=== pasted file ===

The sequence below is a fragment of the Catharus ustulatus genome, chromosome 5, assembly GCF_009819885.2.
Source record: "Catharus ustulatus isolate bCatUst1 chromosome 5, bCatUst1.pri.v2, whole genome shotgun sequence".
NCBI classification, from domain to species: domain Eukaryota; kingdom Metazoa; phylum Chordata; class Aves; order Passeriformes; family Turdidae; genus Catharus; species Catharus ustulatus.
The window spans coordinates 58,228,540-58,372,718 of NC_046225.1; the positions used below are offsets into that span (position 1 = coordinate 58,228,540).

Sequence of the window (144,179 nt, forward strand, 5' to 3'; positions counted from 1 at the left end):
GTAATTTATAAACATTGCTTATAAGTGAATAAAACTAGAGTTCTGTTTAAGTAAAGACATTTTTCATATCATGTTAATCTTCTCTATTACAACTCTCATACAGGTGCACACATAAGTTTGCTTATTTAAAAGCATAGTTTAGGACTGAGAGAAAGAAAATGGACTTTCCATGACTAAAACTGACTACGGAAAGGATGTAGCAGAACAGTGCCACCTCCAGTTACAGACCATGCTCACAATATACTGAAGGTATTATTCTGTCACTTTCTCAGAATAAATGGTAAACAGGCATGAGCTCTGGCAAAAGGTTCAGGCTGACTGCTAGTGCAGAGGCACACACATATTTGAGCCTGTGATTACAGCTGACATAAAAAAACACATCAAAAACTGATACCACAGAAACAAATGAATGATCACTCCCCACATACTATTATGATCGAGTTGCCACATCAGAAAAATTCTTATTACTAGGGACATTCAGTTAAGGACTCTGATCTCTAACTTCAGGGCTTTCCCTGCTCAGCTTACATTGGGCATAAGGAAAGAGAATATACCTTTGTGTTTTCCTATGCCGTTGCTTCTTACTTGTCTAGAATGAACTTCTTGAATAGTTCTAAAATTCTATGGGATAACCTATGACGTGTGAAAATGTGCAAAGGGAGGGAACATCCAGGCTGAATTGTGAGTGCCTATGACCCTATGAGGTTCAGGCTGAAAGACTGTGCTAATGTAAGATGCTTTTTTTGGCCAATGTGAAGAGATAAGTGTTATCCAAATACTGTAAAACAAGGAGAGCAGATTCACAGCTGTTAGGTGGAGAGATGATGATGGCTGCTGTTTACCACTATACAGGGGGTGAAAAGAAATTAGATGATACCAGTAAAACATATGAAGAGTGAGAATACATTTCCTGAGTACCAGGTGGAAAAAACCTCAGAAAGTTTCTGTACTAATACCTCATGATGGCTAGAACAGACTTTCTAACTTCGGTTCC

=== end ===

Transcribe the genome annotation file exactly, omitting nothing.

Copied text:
The sequence below is a fragment of the Catharus ustulatus genome, chromosome 5, assembly GCF_009819885.2.
Source record: "Catharus ustulatus isolate bCatUst1 chromosome 5, bCatUst1.pri.v2, whole genome shotgun sequence".
NCBI classification, from domain to species: domain Eukaryota; kingdom Metazoa; phylum Chordata; class Aves; order Passeriformes; family Turdidae; genus Catharus; species Catharus ustulatus.
The window spans coordinates 58,228,540-58,372,718 of NC_046225.1; the positions used below are offsets into that span (position 1 = coordinate 58,228,540).

Sequence of the window (144,179 nt, forward strand, 5' to 3'; positions counted from 1 at the left end):
GTAATTTATAAACATTGCTTATAAGTGAATAAAACTAGAGTTCTGTTTAAGTAAAGACATTTTTCATATCATGTTAATCTTCTCTATTACAACTCTCATACAGGTGCACACATAAGTTTGCTTATTTAAAAGCATAGTTTAGGACTGAGAGAAAGAAAATGGACTTTCCATGACTAAAACTGACTACGGAAAGGATGTAGCAGAACAGTGCCACCTCCAGTTACAGACCATGCTCACAATATACTGAAGGTATTATTCTGTCACTTTCTCAGAATAAATGGTAAACAGGCATGAGCTCTGGCAAAAGGTTCAGGCTGACTGCTAGTGCAGAGGCACACACATATTTGAGCCTGTGATTACAGCTGACATAAAAAAACACATCAAAAACTGATACCACAGAAACAAATGAATGATCACTCCCCACATACTATTATGATCGAGTTGCCACATCAGAAAAATTCTTATTACTAGGGACATTCAGTTAAGGACTCTGATCTCTAACTTCAGGGCTTTCCCTGCTCAGCTTACATTGGGCATAAGGAAAGAGAATATACCTTTGTGTTTTCCTATGCCGTTGCTTCTTACTTGTCTAGAATGAACTTCTTGAATAGTTCTAAAATTCTATGGGATAACCTATGACGTGTGAAAATGTGCAAAGGGAGGGAACATCCAGGCTGAATTGTGAGTGCCTATGACCCTATGAGGTTCAGGCTGAAAGACTGTGCTAATGTAAGATGCTTTTTTTGGCCAATGTGAAGAGATAAGTGTTATCCAAATACTGTAAAACAAGGAGAGCAGATTCACAGCTGTTAGGTGGAGAGATGATGATGGCTGCTGTTTACCACTATACAGGGGGTGAAAAGAAATTAGATGATACCAGTAAAACATATGAAGAGTGAGAATACATTTCCTGAGTACCAGGTGGAAAAAACCTCAGAAAGTTTCTGTACTAATACCTCATGATGGCTAGAACAGACTTTCTAACTTCGGTTCC